If you’re like me, then you run into a lot of stuff about the impact of the iPad on society and especially on classrooms during your daily Internet media rounds. This post from Wired Campus is particularly good for getting into the details about what iPads do for those of us who don’t actually own one yet. Here’s the part that really got me thinking:
Catherine Giunta, an associate professor of business at Seton Hill, said the technology has changed the way students interact with their textbooks and how she interacts with her students. While reviewing the margin notes of a student in her marketing class, Ms. Giunta was able to pinpoint and correct a student’s apparent misunderstanding of a concept that was going to be covered in class the next day. “The misunderstanding may not have been apparent until [the student] did a written report,” Ms. Giunta said. “I could really give her individualized instruction and guidance.”
My first reaction to this was: “Wow, I can review my students’ margin notes when they use an iPad?”
My second reaction was: “When am I going to find the time to read students’ margin notes?” It’s not like I’m a slacker in this department. I require drafts for all paper assignments above survey level classes, but this sounds more like scut work than empowerment. Seriously, are we supposed to require them to take margin notes so that we can evaluate their understanding of the text? Isn’t that what the paper is supposed to be for?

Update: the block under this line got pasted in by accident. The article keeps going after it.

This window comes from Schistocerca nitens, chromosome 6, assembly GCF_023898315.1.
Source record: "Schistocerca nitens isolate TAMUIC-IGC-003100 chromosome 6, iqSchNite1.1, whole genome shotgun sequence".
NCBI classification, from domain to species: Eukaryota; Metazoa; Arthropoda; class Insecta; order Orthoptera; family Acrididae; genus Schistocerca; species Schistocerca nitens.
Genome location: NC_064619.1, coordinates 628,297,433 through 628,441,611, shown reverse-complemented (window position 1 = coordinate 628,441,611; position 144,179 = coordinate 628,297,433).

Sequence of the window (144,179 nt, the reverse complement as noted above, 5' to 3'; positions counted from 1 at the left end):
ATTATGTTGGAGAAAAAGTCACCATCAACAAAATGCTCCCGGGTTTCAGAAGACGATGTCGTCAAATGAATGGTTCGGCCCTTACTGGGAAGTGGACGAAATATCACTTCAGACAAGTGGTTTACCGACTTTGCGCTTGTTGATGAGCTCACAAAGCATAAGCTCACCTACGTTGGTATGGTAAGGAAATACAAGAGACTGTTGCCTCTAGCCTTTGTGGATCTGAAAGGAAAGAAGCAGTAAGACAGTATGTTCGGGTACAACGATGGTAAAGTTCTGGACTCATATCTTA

Don’t get me wrong: I still want an iPad. I plan to split it with my wife. She’s going to use it to run credit card transactions when she sells merchandise at belly dance shows.* I’m going to use it to read novels (specifically since I won’t feel the need to write in them or keep the overwhelming majority of them after I’m trough reading them). What I don’t want an iPad for is my classroom. Give me a better reason to teach American history with one and perhaps I’ll reconsider, but I haven’t seen that reason yet.
* As a matter of fact, my wife is much more interesting than I am. Why do you ask?